MARY LOUISE KELLY, HOST:
You could call it the Islamic State's last stand. Raqqa is the city in northeastern Syria that ISIS made its de facto capital more than three years ago. ISIS staged parades there and executions. Raqqa served as an operations hub, a terrorist training ground. It was the heart of the self-declared caliphate. Well, today, after four months of airstrikes and street-to-street fighting, U.S.-backed militias raised flags in the city and declared victory, prompting this question - what happens to ISIS now?
For an answer we turn to Joby Warrick, who covers national security for The Washington Post and who wrote a book about ISIS called "Black Flags," which won the Pulitzer Prize last year.
JOBY WARRICK: A lot of ISIS' followers around the world look at Raqqa as the most important capital. It's where the leaders were, at least for the longest time. It's where many of the big international operations, including the attack on Paris, were planned. It's where a lot of the things that we all identify with ISIS took place such as the beheadings. And for that city to be liberated and to have the last ISIS defenders driven out, that is a very powerful defeat for this organization and for its followers around the world.
KELLY: And we should note there are still pockets of resistance in that city. It may be some time before it's fully cleared. But the fighters who have fled, do we know where they're going?
WARRICK: In a million different directions. But some of them are going back to their hometowns. Some will be arrested and turned in. Others will just try to reorganize in the future. The one interesting thing we're seeing at this moment is that in some of these liberated cities, cities that were once held by ISIS, we're seeing an increase in terrorist attacks. So these groups are indeed able to kind of find their footing and find targets of opportunity and support that allows them to carry on terrorist attacks. And that will probably be the model going forward no matter what happens in Raqqa or Mosul or any of the big strongholds that we know about.
KELLY: So if the significance of today is the end of ISIS as a physical territory, the end of the Islamic State, what might that mean for ISIS the movement, ISIS the terror network?
WARRICK: So they are positioned to carry on the fight in at least a couple of ways. In the Middle East, including in Syria and Iraq, you know, there's a very good likelihood they just revert to being an underground terrorist network. This is what they know how to do. It's how they started. And they also know how to continue to exist as a virtual caliphate, as an idea that's promoted by a very powerful propaganda machine that can transmit messages and call for recruits around the world.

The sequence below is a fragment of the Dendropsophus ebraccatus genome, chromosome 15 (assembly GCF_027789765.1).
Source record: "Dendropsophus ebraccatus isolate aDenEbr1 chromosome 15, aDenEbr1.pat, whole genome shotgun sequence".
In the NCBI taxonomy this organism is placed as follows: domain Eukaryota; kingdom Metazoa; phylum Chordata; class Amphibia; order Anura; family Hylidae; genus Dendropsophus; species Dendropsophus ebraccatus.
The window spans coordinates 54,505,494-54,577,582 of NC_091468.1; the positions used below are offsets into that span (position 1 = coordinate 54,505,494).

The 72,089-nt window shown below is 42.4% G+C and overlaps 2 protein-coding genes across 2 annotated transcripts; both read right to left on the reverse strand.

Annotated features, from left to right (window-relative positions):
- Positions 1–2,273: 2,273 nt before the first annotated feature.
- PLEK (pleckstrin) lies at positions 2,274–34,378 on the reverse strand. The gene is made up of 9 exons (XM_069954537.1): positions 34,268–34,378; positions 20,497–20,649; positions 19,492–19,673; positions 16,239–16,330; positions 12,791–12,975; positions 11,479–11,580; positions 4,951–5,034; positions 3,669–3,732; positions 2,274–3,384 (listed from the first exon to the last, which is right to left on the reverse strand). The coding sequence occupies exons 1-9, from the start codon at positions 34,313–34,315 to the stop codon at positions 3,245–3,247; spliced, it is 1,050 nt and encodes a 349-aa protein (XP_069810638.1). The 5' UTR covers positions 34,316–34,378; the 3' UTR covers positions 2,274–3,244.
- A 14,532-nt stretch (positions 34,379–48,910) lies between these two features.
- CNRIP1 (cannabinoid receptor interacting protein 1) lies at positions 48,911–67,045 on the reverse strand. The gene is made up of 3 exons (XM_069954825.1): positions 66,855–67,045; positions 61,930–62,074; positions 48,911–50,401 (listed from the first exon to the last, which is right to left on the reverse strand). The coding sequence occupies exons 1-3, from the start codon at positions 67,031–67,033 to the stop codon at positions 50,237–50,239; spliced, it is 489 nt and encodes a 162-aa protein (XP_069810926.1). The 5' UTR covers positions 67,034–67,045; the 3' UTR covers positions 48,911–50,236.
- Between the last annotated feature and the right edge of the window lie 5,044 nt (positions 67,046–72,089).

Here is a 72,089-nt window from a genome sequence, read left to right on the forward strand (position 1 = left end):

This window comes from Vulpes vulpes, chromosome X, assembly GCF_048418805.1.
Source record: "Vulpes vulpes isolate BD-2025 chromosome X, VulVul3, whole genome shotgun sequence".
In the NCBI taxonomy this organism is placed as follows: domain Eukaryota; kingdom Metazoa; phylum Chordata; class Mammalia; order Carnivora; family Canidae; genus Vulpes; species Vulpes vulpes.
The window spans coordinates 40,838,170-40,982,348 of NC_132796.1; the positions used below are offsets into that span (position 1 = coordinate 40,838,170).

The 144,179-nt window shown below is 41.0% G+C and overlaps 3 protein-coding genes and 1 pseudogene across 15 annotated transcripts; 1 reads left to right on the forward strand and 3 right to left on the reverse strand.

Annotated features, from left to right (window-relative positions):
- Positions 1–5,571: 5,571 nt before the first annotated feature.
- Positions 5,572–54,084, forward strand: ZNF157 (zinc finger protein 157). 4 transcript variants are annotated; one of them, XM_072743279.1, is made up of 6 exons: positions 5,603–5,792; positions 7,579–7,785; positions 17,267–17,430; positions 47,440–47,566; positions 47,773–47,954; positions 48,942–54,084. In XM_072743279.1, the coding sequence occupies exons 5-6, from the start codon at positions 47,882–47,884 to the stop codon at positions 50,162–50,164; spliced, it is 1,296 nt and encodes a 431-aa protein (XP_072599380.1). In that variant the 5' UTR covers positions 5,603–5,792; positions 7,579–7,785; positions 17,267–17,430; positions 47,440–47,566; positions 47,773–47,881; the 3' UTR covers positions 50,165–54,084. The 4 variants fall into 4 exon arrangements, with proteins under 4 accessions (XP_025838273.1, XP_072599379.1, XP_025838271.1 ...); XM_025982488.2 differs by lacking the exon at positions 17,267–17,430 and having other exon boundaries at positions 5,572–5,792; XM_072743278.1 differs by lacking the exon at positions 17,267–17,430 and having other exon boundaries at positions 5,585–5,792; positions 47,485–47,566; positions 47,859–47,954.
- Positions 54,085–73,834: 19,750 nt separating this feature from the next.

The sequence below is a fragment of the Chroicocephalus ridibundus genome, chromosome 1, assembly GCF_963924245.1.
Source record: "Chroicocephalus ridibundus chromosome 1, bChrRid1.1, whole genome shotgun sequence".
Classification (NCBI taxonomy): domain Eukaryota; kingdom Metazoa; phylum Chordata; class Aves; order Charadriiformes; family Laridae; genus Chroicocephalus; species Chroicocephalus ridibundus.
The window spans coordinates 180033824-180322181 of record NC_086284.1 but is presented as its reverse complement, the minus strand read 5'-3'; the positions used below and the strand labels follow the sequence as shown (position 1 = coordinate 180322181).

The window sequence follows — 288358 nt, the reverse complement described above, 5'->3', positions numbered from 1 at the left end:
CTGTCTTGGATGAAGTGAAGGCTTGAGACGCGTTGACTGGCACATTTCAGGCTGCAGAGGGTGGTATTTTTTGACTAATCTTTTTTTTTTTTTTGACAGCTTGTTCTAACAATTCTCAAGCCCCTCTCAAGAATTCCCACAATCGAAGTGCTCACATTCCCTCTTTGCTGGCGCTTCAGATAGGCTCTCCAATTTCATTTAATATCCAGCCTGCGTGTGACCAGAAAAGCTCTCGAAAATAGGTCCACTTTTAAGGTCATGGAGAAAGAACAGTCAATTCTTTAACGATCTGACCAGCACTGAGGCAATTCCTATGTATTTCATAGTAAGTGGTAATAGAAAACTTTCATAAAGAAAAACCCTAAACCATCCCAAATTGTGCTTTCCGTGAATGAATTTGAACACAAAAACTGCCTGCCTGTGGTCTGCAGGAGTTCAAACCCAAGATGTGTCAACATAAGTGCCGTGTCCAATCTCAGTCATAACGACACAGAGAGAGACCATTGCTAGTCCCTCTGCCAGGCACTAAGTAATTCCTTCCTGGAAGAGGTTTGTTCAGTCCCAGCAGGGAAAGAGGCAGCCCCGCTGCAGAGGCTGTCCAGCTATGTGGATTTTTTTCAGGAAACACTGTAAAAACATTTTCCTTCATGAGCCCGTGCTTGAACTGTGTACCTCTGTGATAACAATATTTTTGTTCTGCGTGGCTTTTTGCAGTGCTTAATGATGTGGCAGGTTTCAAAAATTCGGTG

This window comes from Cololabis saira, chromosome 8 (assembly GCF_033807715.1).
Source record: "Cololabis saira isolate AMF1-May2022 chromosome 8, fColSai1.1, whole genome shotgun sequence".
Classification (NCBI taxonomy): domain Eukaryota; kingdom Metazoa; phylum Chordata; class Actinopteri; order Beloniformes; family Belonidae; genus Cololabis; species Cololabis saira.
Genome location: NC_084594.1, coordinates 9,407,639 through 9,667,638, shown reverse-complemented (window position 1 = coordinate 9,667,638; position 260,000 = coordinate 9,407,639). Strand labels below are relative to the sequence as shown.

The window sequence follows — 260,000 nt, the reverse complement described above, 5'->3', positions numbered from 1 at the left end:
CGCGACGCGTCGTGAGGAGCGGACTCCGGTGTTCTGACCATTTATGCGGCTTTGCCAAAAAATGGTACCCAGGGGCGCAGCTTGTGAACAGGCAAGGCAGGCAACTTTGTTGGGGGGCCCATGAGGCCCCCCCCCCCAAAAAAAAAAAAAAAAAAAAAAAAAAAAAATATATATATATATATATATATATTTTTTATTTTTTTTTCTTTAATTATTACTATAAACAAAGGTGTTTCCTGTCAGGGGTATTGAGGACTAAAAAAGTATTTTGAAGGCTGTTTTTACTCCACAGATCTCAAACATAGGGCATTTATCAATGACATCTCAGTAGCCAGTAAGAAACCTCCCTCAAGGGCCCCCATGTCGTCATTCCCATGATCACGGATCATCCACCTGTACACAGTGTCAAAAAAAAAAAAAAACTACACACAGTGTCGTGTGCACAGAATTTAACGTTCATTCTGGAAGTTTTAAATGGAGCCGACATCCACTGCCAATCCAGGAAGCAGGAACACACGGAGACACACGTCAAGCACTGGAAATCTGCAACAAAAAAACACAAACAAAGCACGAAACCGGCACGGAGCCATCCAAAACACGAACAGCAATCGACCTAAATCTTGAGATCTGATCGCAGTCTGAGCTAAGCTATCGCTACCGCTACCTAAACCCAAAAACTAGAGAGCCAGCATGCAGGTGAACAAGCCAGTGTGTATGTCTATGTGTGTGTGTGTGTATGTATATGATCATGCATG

KELLY: Does the idea of ISIS lose a lot of its luster, though? I mean, they were able to point to this city and say, look. This is what we can do. This is what we can build. They've lost that today.
WARRICK: They have. And that is a big deal because as we examine the motivations of people that joined ISIS, foreign fighters over the last few years - and there have been tens of thousands of them - they were attracted to the idea of a physical caliphate, many of them, this place where they can go to and defend Islam against whatever perceived attacks they see from outside the region. It's also a place, you know, that had an army that seemed to be winning. And winning is part of this, too. You want to join a winning team. And you don't want to be part of a beaten organization. So a lot of that appeal is disappearing now that militarily they've been defeated.
KELLY: Last thing before I let you go, which is what does this mean for the U.S. strategy against ISIS? I mean, President Trump has framed the fight as a campaign to crush ISIS militarily. If ISIS has now been crushed militarily or something close to that, how does the U.S. see this fight going forward?
WARRICK: So there will be some bragging rights with the fall of the caliphate, and that's for sure. We've - you know, the Obama administration and Trump administration both put a lot of resources into militarily defeating this group. But what happens after - you know, when ISIS falls and then there's a terrorist attack in Paris again or maybe even in the United States? What's the response then? What, you know, easy targets are we going to go after in that case? And there will be attacks. I think it's virtually guaranteed that this group will continue to operate. It'll continue to do terrible things around the world. And it'll just be much harder for us to retaliate. And you can see the frustration that will inevitably arise because people won't really be sure what to do next.
KELLY: All right, thanks very much, Joby.
WARRICK: Always a pleasure, thank you.
KELLY: That's Joby Warrick of The Washington Post. He's also author of the book "Black Flags: The Rise Of ISIS." Transcript provided by NPR, Copyright NPR.